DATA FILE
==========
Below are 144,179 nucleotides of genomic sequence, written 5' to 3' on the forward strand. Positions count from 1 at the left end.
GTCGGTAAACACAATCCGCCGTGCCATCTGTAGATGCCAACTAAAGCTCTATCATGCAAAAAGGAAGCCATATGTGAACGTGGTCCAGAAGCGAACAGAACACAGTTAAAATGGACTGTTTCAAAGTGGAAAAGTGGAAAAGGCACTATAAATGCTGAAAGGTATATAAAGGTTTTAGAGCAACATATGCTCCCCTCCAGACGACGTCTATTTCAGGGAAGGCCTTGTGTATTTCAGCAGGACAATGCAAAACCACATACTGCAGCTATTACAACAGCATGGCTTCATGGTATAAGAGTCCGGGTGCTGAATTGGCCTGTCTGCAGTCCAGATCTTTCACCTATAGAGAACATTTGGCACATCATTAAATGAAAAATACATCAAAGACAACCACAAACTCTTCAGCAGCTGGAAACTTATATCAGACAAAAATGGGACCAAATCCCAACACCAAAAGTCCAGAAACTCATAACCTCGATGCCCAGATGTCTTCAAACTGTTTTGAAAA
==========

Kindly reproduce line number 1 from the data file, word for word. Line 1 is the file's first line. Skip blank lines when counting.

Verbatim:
Below are 144,179 nucleotides of genomic sequence, written 5' to 3' on the forward strand. Positions count from 1 at the left end.